Answering a frequent objection: the entropy wrought by Time

One of the most common (and tiresome) attempts to refute the idea that Pope Paul VI is still alive is to point out the simple fact of his birth in Anno Domini 1897.  Often comes the eye-roll and the usual rejoinder: “but he’d be a hundred and nineteen years old!”  Well, yes;  he would.  But lest such an advanced age be considered outside the realm of human possibility, it should be remembered that the oldest known documented person was a Provençal Frenchwoman named Jeanne Calment, who lived to be 122—a full three years older than the pope currently is.  More recently, we have the fascinating claim of Mbah Gotho, an Indonesian peasant who attests to being well into his 140s.  (Mr. Gotho’s documentation remains unsubstantiated, however, so the official distinction still belongs to Mme. Calment).

It’s not surprising that Mr. Gotho is from Indonesia, where a common dietary staple is the delicious fermented soy product known as tempeh.  (Anyone who has ever had a spicy coconut-peanut-lemongrass tempeh curry, served over white rice, knows the gustatory and digestive delights of this miraculous Indonesian creation).  Extreme longevity has not been uncommon in the Far East, where rice and soy are prevalent in the diet.  There is also a commendable strain of taciturn stoicism running through traditional Asian culture; its people often age less obnoxiously than those who insist on “living life to the fullest!” or “making the most of the golden years.”  Asians seem to burn the candle more conservatively.   They don’t exhaust themselves on dining out or lavish cruises or the endless chatter of the self-important.  We can picture a wiry and wizened old Chinese gentleman, keeping to his spartan room, sitting on his mat, low-key and contemplative, puffing on his pipe, rising only to get himself a bowl of rice or a cup of tea.


Li-Ching Yuen, alleged duocentenarian (c. 17th or 18th century – 1933)

We cannot easily imagine this of the elderly in the modern West.  We would be more likely to think of puffy recliners, loud televisions, fattening foods, dyed hair, pastel nylon windbreakers, and irritable personalities.  The modern mind is always restless, and forever unsatisfied.  Sadly, the Western mentality has infected even Asia these days, and now most humans across the world have more or less forgotten the pleasures and benefits of a dignified quietude.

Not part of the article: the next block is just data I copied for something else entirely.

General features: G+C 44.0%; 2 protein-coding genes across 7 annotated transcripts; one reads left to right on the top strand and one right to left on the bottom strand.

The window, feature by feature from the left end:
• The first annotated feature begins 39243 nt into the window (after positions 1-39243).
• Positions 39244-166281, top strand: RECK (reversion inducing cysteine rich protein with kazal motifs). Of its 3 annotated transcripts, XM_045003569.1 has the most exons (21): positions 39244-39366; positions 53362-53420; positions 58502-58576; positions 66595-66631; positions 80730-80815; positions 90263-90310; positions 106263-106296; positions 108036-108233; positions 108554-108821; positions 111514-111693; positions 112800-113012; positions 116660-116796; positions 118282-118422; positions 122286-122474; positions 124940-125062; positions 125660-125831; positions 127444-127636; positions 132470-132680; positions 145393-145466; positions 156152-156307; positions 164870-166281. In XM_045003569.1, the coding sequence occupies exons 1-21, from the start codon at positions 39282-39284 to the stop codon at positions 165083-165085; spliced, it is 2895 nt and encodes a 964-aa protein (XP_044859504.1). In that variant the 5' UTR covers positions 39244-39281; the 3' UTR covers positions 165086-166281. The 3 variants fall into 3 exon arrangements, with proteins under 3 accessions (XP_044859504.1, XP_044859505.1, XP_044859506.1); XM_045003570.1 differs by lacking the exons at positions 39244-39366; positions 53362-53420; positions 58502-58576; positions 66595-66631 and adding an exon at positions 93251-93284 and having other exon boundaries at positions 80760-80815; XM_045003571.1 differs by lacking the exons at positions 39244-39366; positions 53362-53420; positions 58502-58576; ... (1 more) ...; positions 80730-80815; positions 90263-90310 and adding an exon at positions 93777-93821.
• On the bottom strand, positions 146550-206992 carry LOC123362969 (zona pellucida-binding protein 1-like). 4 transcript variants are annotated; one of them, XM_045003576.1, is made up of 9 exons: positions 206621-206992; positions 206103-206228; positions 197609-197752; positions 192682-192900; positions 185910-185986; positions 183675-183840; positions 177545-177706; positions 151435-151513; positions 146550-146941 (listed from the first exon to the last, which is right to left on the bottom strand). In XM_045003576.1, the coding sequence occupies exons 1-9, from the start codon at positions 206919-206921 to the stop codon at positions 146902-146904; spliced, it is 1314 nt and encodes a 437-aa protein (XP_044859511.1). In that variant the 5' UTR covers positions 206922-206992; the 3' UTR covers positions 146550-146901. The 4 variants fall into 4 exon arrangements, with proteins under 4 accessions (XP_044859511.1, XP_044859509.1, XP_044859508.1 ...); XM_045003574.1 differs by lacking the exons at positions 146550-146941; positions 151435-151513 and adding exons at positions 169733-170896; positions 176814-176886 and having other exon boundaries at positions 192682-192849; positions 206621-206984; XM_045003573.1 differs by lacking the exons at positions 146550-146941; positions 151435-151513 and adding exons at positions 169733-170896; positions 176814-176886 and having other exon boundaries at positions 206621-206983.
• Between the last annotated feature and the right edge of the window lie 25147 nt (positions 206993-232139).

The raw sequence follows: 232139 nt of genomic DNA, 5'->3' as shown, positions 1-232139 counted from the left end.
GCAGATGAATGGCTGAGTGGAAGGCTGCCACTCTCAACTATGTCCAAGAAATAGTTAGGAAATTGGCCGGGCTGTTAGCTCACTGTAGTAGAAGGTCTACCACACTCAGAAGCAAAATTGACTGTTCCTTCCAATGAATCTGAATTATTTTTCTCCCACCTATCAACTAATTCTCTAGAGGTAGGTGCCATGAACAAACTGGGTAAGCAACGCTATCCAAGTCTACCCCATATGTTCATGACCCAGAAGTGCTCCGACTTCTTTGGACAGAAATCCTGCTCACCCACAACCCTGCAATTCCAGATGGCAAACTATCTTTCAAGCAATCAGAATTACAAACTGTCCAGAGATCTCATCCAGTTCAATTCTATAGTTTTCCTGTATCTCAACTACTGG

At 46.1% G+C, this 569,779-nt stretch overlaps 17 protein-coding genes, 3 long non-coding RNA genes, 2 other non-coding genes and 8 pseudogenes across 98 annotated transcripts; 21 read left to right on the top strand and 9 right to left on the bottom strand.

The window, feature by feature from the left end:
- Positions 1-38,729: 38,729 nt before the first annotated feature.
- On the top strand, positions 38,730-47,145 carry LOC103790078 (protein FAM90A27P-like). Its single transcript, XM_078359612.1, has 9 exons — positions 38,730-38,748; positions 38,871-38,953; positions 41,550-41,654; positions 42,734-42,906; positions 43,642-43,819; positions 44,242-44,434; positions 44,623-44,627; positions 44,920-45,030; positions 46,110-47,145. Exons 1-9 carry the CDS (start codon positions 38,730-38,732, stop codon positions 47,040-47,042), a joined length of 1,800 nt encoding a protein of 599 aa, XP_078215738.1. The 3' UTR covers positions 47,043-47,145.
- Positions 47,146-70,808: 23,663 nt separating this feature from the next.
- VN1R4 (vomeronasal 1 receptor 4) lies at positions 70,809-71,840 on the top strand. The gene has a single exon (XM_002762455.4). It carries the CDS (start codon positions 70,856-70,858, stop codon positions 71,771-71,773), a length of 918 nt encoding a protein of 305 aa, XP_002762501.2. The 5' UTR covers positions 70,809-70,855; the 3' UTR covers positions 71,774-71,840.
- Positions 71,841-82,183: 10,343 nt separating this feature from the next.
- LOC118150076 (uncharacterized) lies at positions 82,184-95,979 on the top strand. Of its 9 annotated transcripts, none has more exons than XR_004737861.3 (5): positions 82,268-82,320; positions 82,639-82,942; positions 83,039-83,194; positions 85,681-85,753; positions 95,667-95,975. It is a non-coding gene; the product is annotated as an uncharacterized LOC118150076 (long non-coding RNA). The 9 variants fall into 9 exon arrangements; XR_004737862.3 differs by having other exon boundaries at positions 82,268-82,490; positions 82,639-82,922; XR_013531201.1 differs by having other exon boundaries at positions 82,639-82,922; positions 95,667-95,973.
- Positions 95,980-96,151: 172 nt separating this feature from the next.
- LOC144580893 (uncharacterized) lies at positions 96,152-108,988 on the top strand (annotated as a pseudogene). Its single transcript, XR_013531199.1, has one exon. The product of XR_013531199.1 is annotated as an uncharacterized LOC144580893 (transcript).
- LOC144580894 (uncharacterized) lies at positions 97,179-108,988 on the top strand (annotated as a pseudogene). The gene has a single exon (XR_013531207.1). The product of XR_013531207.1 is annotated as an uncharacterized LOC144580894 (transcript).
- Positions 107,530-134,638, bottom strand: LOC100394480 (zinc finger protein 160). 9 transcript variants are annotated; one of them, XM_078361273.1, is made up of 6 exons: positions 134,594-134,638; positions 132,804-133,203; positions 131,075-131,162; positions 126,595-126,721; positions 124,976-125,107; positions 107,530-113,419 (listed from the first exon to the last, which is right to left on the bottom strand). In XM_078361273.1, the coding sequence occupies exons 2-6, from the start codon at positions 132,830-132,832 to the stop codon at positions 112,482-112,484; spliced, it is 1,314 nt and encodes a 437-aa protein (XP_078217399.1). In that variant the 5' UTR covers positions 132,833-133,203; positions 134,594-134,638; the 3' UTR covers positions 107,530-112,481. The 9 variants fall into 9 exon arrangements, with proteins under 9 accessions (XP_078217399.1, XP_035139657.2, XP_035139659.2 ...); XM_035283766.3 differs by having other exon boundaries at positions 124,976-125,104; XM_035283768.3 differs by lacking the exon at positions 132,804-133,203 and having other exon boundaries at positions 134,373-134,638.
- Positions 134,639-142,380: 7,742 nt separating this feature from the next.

It may be relevant, then, to consider that Pope Paul’s present regimen in Portugal is conducive to good physical and mental health.  He reportedly keeps to the earthy vegetarian diet of the medieval monastics: oat porridge, lentil soups, potato stews, dandelion-&-radish salads, and various root mashes; his evening meal is supplemented with a small portion of bread and cheese, along with a glass of wine.  He has no TV or computer.  His sedentary activities consist of reading and playing solitaire (or, when with company, whist).  On Saturday afternoons he allows himself a single cigar.  He takes a constitutional walk twice daily: in the morning, a brief stroll around the cloisters, and in the afternoon (weather permitting) a longer ramble in the countryside with his dog, an almond Abruzzo named Caetanus.  The pope’s gait is painfully slow, of course, but what do you expect?—the man is six score years less one, for heaven’s sake.  Caetanus himself is eighteen (slightly older than the pontiff, in dog years) and his master’s pace suits him just fine.

All of the above has been to answer the objection in purely secular terms.  There are also religious precedents to take into consideration.  Saint Servatius, known for his mystical vision of St. Peter, is estimated to have lived from some time in the first century until AD 384, making him at least nearly three hundred years old at the time of his death.  And taking the bible into account, there are the obvious examples of the antediluvian Hebrew fathers who lived to astonishing ages.  Adam, Methuselah, and Noah measured their lives in centuries, not decades.  Is it not possible that the supernumerary years given to the patriarchs of old might be granted, in this strange and special age we live in, to the Patriarch of Rome?

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